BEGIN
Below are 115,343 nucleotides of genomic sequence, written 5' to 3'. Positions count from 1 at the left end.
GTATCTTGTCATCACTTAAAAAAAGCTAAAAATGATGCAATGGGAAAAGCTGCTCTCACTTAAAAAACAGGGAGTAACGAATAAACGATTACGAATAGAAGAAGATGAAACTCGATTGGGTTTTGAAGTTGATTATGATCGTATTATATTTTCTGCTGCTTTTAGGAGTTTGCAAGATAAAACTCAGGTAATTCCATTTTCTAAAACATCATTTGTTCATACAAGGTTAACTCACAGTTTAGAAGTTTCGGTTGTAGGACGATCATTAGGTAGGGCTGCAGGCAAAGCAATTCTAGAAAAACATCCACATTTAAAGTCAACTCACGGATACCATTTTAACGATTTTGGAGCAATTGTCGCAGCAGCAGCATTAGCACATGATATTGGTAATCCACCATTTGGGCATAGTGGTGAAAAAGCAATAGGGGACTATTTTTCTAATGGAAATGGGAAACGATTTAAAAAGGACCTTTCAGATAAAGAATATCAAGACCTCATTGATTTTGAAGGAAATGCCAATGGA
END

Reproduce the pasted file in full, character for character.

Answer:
Below are 115,343 nucleotides of genomic sequence, written 5' to 3'. Positions count from 1 at the left end.
GTATCTTGTCATCACTTAAAAAAAGCTAAAAATGATGCAATGGGAAAAGCTGCTCTCACTTAAAAAACAGGGAGTAACGAATAAACGATTACGAATAGAAGAAGATGAAACTCGATTGGGTTTTGAAGTTGATTATGATCGTATTATATTTTCTGCTGCTTTTAGGAGTTTGCAAGATAAAACTCAGGTAATTCCATTTTCTAAAACATCATTTGTTCATACAAGGTTAACTCACAGTTTAGAAGTTTCGGTTGTAGGACGATCATTAGGTAGGGCTGCAGGCAAAGCAATTCTAGAAAAACATCCACATTTAAAGTCAACTCACGGATACCATTTTAACGATTTTGGAGCAATTGTCGCAGCAGCAGCATTAGCACATGATATTGGTAATCCACCATTTGGGCATAGTGGTGAAAAAGCAATAGGGGACTATTTTTCTAATGGAAATGGGAAACGATTTAAAAAGGACCTTTCAGATAAAGAATATCAAGACCTCATTGATTTTGAAGGAAATGCCAATGGA